What are your dreams and goals for the future?

I've accomplished quite a bit in my tattoo career, and I'm extremely grateful for the progress that I've made! One thing that I'd still like to do is guest spot in different states, and maybe someday even a different country! As far as the rest of my art career, I've been trying to branch out and become more involved in my local art community; I've done a couple art shows over the past two years, and it's so much fun! It's a great chance to connect with other local artists and gain connections, as well as gain exposure. My most recent one was a RAW Artist showcase in Denver, and it was an incredible experience! I'll also be showing at the Pancakes and Booze art show in Denver in April for the third time—it's an equally awesome experience full of some great local talent that I highly recommend seeing if you have the opportunity!

I also have a small Etsy shop, called Atomik Cupcake Designs, where I sell t-shirts, pins, buttons, and stickers, which focuses more on the Japanese kawaii and anime-style work that I do with my graphic design experience. Within the next two years, one of my dreams is to take that act to Denver Comic Con and see how well I can do! There's just so many places that I could go with my art, and I want to do as much of it as I can.

 

 


What made you interested in Graphic Design?

Graphic design is something that I've been interested in ever since I was about eleven years old, when I first discovered the MS Paint program on our "old school" computer and I started using the mouse to draw Furries (yes, that was definitely a thing =D). I was really active on a virtual pet website called Neopets, which is still around even today, and I loved drawing custom images of my little creatures! They also had a feature where you could design pages for your Neopets using HTML, so I learned how to code through this interest as well.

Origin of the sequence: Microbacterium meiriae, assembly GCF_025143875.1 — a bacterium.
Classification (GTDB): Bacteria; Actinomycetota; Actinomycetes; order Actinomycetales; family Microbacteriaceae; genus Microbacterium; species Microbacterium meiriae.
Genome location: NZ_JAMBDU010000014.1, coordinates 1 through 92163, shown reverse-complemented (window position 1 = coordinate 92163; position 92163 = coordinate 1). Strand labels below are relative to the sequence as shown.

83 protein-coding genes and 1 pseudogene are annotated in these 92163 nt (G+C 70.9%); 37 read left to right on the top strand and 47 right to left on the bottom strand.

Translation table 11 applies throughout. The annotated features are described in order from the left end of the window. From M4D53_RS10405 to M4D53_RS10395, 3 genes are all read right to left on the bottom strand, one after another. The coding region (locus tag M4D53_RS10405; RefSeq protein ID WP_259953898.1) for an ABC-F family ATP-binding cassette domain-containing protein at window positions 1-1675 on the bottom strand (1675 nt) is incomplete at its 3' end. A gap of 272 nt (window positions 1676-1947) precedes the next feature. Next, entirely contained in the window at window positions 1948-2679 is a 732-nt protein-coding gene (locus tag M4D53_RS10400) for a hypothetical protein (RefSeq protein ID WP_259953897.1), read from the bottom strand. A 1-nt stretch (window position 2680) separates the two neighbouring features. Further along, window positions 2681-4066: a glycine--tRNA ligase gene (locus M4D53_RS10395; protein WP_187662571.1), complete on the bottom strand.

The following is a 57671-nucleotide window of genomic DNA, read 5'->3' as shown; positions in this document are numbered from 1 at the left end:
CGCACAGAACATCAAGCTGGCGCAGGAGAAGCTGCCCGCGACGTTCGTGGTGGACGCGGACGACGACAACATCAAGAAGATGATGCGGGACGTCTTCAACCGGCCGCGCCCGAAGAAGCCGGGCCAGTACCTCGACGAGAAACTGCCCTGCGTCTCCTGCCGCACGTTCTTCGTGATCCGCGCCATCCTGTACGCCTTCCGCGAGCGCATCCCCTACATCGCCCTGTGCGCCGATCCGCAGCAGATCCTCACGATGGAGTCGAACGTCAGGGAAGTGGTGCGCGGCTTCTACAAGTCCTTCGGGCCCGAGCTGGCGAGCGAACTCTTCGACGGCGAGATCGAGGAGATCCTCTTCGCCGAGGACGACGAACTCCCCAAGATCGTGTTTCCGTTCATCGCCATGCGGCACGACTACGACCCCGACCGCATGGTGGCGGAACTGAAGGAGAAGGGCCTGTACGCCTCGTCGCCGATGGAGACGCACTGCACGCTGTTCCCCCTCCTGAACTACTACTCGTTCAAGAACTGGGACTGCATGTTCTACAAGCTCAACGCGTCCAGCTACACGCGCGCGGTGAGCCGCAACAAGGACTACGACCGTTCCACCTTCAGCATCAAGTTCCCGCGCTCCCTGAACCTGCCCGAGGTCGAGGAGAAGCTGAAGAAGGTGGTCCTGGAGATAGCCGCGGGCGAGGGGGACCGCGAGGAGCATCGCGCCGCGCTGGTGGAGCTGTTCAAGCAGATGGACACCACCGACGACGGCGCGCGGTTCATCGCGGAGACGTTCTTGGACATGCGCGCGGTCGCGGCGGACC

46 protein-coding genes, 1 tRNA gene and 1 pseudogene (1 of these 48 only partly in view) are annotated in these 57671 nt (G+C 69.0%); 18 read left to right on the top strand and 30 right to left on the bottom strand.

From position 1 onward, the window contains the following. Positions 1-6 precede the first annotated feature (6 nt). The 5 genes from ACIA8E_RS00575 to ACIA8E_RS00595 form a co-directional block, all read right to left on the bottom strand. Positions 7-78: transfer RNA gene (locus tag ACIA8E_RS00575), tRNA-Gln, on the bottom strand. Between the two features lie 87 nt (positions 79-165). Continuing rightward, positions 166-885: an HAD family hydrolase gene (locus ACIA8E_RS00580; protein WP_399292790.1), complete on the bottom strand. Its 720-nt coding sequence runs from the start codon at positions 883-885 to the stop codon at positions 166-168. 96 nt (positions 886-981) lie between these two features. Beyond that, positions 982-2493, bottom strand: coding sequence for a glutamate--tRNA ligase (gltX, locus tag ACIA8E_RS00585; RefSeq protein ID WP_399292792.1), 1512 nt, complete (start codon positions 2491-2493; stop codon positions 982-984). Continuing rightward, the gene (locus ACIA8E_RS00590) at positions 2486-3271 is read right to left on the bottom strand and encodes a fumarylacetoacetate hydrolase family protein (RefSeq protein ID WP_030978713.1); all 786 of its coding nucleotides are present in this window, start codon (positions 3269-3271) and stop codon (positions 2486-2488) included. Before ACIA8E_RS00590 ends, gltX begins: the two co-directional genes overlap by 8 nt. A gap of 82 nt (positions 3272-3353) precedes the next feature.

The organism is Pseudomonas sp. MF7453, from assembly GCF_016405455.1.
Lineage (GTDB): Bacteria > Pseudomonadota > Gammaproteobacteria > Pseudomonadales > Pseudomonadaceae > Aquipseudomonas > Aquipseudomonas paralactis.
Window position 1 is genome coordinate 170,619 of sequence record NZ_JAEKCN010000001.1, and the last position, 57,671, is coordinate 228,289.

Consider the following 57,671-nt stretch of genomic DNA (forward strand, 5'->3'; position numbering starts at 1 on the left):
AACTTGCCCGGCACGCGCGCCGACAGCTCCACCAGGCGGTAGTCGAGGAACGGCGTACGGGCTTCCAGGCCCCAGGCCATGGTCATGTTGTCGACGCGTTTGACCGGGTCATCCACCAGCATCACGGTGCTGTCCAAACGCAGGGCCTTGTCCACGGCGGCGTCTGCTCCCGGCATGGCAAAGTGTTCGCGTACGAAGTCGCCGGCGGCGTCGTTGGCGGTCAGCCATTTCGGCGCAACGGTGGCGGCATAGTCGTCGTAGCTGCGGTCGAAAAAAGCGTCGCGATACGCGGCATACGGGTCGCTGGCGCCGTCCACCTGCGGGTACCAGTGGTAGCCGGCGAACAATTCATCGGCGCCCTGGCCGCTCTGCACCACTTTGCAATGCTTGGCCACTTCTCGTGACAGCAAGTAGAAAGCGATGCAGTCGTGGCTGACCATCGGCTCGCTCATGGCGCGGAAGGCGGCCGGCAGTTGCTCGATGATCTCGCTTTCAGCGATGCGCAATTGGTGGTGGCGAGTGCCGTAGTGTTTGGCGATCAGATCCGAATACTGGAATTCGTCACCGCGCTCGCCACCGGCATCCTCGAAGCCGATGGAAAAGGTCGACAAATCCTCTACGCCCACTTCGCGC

Sometime during the 4th year of my tattoo career, I hit a bit of a slump working at a tattoo shop where I was the only other artist aside from the owner, and I spent most of my time there by myself. I found myself lacking in inspiration and watching Netflix all day instead of working on my art, and I needed something to kick me back into gear. I'd considered college before I pursued tattooing, but I didn't want to saddle the debt of a big, expensive school. Now that I had a steady income, I signed up at the Community College of Denver, which was a much cheaper option. It worked to get me out of my slump, and it's also been an interesting and fun experience! I'm glad I went for it.

 

 


What are the differences between your styles of tattoo, painting and graphic art? What links them all together?

This is a really good question! With each medium, there are certain 'rules' that apply that are dictated by how it is applied and the intended way to view it. They also have different levels of malleability.

A good tattoo, for instance, is concerned with longevity and is on a canvas that constantly changes and is full of flaws. The art can't be too detailed, or it will blur together and become harder to 'read' as the tattoo ages. It takes a lot of planning in the design process to make sure that the tattoo subject matter is clear, that it fits on the body well and accentuates the canvas, that the colors go well together (you can always go darker with a tattoo, but never lighter, so you better know your color theory!). There is a technically correct way to apply the tattoo as well, and it will be fairly obvious if those particular rules are broken. Another interesting thing about tattooing is that it takes a two-dimensional form of art and applies it to a three-dimensional canvas. Because of all this, my tattoo art is more simplified than other forms. Tattoos are there forever, and once it's on there, it's very difficult to change, so I'd say that tattoos are the most limited medium I use.